As Christians we know, or rather should know, that death is not dying. But we fear the process of dying. That's when how strong a spiritual foundation we have comes into play in giving us that sense of peace, calm, trust and faith in God.
    Therefore it IS I when I fear, grief, love and rejoice. In all of this, I see God and how much I really need Him and how much He really loves me.

    God bless

  4. 'Get over the grief':-to me,'it'simply dissolves into hope knowing that your loved one is alive with our Father in Heaven.Surely I do Miss my loves!..."The challenge" is to live the fullest today to be with them one day.

  5. Thank you for this. => "We may not be loved by that person in that way, but it doesn’t mean that we will not be loved again. That is because there is an ultimate lover. For us who believe, this ultimate lover is God. " <=> Gives me strength to go on living and loving.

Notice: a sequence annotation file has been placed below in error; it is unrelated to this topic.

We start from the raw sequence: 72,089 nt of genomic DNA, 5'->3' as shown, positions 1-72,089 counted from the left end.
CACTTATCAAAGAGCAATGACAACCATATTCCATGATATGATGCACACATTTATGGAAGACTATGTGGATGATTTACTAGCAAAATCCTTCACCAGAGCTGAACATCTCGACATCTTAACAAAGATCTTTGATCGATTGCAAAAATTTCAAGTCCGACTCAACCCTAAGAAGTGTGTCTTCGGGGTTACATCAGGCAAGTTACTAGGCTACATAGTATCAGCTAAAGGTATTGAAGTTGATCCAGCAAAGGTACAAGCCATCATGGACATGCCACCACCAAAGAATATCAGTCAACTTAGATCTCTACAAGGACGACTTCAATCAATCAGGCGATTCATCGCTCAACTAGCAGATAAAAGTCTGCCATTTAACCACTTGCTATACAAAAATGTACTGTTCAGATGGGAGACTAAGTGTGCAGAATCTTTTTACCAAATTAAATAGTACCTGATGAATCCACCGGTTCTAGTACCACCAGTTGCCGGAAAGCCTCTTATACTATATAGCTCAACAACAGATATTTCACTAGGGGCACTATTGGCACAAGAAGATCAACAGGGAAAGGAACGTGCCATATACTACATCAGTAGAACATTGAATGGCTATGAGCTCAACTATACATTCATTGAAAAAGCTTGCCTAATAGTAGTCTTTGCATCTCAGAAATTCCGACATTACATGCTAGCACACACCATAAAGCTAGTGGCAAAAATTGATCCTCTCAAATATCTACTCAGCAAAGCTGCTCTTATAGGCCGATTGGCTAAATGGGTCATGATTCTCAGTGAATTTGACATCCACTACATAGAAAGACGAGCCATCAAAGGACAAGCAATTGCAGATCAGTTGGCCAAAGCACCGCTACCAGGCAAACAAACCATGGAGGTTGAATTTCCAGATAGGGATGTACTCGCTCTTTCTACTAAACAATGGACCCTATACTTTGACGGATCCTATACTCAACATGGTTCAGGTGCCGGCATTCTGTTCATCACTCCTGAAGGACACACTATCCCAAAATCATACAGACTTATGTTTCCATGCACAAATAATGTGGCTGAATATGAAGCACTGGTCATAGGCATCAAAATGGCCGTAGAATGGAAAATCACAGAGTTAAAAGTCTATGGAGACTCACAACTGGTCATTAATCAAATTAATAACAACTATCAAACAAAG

6. I draw strength from this reminder => "We may not be loved by that person in that way, but it doesn’t mean that we will not be loved again. That is because there is an ultimate lover. For us who believe, this ultimate lover is God. "

    Thank you.

  7. I felt the emptiness when my mum passed away. I suppose I was closer to mum than dad. My hubby was at my side then...It was easier when you have someone else caring and looking out for you. Recently, my 2nd brother lost his wife to asthma in the Philippines. It was suppose to be a 1-month vacation to celebrate Easter fiesta and her son's wedding. 1st 2 wks went great - you could see from photos - she was very happy. The 3rd wk found her coughing badly. It deteriorated with the heat, cool beach air and smoking around...Medical help was a distance away. Anyway, my brother felt so lost when the rituals were said in their native language. Fotunately, my 2nd sis SMSed him lots of faith messages which helped him stay focused. I felt that emptiness the next day after he shared with us his feelings. I asked around - most of them kept themselves busy, turn on the TV or talk to other close relatives/friends so that they do not give attention to that empty feeling...I agree with you Father that only God can fill up the void when you are left alone...Knowing his love is unconditional keeps you warm and loved at all times. God bless. mat